A simple, rapid, and accurate column-switching liquid chromatography method was developed and validated for direct and simultaneous analysis of loxoprofen and its metabolites (trans- and cis-alcohol metabolites) in human serum. After direct serum injection into the system, deproteinization and trace enrichment occurred on a Shim-pack MAYI-ODS pretreatment column (10 mm × 4.6 mm i.d.) by an eluent consisting of 20 mM phosphate buffer (pH 6.9)/acetonitrile (95/5, v/v) and 0.1% formic acid. The drug trapped by the pretreatment column was introduced to the Shim-pack VP-ODS analytical column (150 mm × 4.6 mm i.d.) using acetonitrile/water (45/55, v/v) containing 0.1% formic acid when the 6-port valve status was switched. Ketoprofen was used as the internal standard. The analysis was monitored on a UV detector at 225 nm. The chromatograms showed good resolution, sensitivity, and no interference by human serum. Coefficients of variations (CV%) and recoveries for loxoprofen and its metabolites were below 15 and over 95%, respectively, in the concentration range of 0.1–20 μg/ml. With UV detection, the limit of quantitation was 0.1 μg/ml, and good linearity (r = 0.999) was observed for all the compounds with 50 μl serum samples. The mean absolute recoveries of loxoprofen, trans- and cis-alcohol for human serum were 89.6 ± 3.9, 93.5 ± 3.2, and 93.7 ± 4.3%, respectively. Stability studies showed that loxoprofen and its metabolites in human serum were stable during storage and the assay procedure. This analytical method showed excellent sensitivity with small sample volume (50 μl), good precision, accuracy, and speed (total analytical time 18 min), without any loss in chromatographic efficiency. This method was successfully applied to the pharmacokinetic study of loxoprofen in human volunteers following a single oral administration of loxoprofen sodium (60 mg, anhydrate) tablet.
Keywords: Loxoprofen; Alcohol metabolites; On-line column switching;
Quantitative determination of MCC-555, a novel insulin sensitizer in beagle dog plasma by high-performance liquid chromatography with fluorescence detection by Ning Sun; Mei Lin; Guorong Fan; Zhanying Hong; Guocai Lu (35-39).
A sensitive high-performance liquid chromatographic method with fluorescence detection has been developed for determination of MCC-555 (5-[[6-(2-fluorbenzyl)-oxy-2-naphy] methyl]-2,4-thiazolidinedione) in beagle dog plasma. Sample preparation was done by protein precipitation with acetonitrile and a synthetic intermediate of MCC-555 (5-[[6-(2-fluorbenzyl)-oxy-2-naphy] methylene]-2,4-thiazolidinedione) was used as the internal standard (IS). The isocratic mobile phase consisted of acetonitrile–10 mmol/l sodium phosphate buffer (pH 4.5) (65:35, v/v) was delivered at a flow rate of 1 ml/min to a Kromasil C18 reversed-phase column (250 mm × 4.6 mm, 5 μm). The compounds were detected by fluorescence detection, using an excitation wavelength of 232 nm, and emission wavelength of 352 nm. Calibration curves of MCC-555 were linear in the concentration range of 0.005–2.0 μg/ml. Intra- and inter-day precision ranged from 3.4 to 5.4% and 3.0 to 8.8%, respectively. No endogenous interferences were observed with either MCC-555 or IS. The assay is simple, economical, precise, and is directly applicable to pharmacokinetic studies in beagle dogs involving three dose administrations.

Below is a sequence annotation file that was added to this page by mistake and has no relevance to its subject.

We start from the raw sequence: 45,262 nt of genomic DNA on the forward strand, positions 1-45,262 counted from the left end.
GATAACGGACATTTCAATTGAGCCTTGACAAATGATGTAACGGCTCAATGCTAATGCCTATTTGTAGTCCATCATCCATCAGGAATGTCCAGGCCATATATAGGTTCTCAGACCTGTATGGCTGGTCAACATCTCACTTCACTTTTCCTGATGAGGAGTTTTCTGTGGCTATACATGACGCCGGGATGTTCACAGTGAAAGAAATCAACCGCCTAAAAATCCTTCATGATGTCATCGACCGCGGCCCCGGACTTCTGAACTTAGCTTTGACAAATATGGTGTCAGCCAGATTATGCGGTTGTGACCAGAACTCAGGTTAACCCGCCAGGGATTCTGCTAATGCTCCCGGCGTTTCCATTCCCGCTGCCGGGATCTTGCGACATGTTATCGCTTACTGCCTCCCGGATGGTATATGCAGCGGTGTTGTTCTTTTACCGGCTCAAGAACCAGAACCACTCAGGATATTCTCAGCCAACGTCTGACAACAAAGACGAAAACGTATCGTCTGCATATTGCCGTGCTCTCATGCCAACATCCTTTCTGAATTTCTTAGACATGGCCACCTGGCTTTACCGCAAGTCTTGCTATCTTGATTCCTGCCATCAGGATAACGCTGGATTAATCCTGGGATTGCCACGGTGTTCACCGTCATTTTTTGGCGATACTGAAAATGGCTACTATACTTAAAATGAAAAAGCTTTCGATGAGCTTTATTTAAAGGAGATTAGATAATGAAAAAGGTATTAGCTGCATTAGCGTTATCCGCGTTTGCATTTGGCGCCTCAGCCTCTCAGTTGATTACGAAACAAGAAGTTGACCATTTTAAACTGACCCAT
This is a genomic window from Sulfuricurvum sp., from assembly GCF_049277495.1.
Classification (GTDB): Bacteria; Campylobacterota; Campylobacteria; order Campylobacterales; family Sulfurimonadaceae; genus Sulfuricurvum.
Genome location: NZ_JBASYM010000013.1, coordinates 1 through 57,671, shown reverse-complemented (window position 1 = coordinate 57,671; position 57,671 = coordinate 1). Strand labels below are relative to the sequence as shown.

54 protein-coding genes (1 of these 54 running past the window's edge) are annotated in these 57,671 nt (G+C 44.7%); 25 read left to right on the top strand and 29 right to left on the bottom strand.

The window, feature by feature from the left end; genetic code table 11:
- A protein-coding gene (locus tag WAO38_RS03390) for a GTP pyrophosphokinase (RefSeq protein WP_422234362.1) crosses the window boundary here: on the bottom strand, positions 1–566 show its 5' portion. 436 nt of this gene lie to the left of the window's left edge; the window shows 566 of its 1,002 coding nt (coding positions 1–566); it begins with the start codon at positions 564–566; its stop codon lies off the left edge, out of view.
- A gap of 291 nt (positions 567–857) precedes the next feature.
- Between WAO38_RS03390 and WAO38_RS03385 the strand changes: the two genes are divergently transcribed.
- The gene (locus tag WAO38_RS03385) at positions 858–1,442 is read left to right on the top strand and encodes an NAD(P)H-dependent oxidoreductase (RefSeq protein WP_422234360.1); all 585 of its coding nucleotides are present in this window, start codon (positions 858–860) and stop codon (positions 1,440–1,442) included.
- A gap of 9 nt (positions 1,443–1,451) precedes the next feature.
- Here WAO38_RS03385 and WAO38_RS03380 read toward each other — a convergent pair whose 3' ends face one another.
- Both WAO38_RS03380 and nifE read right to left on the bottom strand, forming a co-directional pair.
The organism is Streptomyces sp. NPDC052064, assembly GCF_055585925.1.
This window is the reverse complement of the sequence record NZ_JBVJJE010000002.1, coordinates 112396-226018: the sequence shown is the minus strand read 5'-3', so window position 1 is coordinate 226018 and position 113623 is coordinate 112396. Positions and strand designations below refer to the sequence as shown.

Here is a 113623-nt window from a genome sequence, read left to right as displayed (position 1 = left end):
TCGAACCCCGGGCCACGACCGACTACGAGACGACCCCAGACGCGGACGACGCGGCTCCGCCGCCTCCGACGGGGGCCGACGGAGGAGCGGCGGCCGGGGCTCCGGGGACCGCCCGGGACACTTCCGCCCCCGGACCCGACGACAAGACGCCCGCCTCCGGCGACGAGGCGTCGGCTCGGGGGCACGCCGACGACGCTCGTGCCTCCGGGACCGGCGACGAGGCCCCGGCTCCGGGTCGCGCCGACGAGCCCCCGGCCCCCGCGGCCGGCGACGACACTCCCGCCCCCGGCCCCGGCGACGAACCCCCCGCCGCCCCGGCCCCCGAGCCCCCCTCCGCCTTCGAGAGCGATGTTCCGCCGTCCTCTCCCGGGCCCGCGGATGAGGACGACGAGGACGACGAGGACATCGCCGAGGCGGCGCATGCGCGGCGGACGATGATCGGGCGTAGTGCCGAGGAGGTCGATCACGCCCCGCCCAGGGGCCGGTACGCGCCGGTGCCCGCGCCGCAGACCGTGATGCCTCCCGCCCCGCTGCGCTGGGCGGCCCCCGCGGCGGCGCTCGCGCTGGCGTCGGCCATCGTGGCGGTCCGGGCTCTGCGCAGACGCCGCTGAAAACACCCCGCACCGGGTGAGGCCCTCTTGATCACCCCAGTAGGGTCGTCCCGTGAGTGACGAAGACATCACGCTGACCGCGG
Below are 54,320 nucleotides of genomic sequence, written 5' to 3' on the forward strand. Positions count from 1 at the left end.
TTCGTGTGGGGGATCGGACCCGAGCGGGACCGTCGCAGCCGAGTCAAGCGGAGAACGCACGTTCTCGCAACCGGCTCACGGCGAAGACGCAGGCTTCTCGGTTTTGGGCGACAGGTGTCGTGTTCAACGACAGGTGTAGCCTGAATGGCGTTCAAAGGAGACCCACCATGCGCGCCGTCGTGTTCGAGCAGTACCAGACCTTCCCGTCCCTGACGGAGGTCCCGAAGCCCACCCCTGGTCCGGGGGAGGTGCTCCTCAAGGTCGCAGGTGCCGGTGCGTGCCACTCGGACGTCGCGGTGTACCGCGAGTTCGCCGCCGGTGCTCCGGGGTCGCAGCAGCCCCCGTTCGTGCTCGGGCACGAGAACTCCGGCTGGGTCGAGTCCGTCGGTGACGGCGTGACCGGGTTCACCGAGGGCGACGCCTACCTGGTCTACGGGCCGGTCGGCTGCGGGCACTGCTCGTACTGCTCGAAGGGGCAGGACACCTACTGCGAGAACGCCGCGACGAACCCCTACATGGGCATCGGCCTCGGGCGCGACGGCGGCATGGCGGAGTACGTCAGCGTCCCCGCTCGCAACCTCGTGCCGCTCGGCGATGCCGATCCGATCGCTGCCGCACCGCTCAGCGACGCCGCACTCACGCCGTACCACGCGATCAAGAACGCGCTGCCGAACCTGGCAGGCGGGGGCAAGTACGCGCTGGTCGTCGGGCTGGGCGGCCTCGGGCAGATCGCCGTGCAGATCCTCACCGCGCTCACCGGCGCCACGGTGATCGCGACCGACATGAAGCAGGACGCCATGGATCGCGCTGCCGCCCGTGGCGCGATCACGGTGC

Keywords: MCC-555; High-performance liquid chromatography; Pharmacokinetics;
Determination of the enantiomeric composition of a new insulin sensitizer in plasma samples from non-clinical and clinical investigations using chiral HPLC with electrospray tandem mass spectrometric detection by B. Lausecker; G. Fischer (40-46).
Two drug assays were developed and applied to assess the enantiomeric composition of an insulin sensitizer drug in plasma after administration of its racemate to man, and in human and animal plasma and serum samples generated after in vitro experiments. The sample preparation for the assays consisted either of protein precipitation and column-switching, or liquid–liquid extraction and direct injection. Subsequently, both assays employed chiral HPLC coupled to atmospheric pressure ionization mass spectrometry. An interconversion of the racemate to a mixture enriched with the (+)-enantiomer could be confirmed for all species and biological matrices. The individual enantiomers could be quantified in the concentration range 0.5–500 ng/ml, starting with a 100-μl plasma aliquot. Inter- and intra-assay precision and accuracy were in the range 0.1–7.9 and 88.8–106.0%, respectively. Run times of 5 min for a single sample allows the analysis of more than 200 samples overnight.
Keywords: Ionspray; Chiral drug assay; Glitazones; Interconversion;
Automated solid-phase extraction method for measuring urinary polycyclic aromatic hydrocarbon metabolites in human biomonitoring using isotope-dilution gas chromatography high-resolution mass spectrometry by Lovisa C. Romanoff; Zheng Li; Kisha J. Young; Nelson C. Blakely; Donald G. Patterson; Courtney D. Sandau (47-54).
In order to perform comprehensive epidemiological studies where multiple metabolites of several PAHs are measured and compared in low-dose urine samples, fast and robust methods are needed to measure many analytes in the same sample. We have modified a previous method used for measuring polycyclic aromatic hydrocarbon (PAH) metabolites by automating the solid-phase extraction (SPE) and including an additional eight metabolites. We also added seven new carbon-13 labeled standards, which improves the use of isotope-dilution calibration. Our method included enzyme hydrolysis, automated SPE and derivatization with a silylating reagent followed by gas chromatography (GC), coupled with high-resolution mass spectrometry (HRMS). Using this method, we measured 23 metabolites, representing 9 parent PAHs, with detection limits in the low pg/mL range. All steps in the clean-up procedure were optimized individually, resulting in a method that gives good recoveries (69–93%), reproducibility (coefficient of variation for two quality control pools ranged between 4.6 and 17.1%, N > 156), and the necessary specificity. We used the method to analyze nearly 3000 urine samples in the fifth National Health and Nutrition Examination Survey (NHANES 2001–2002).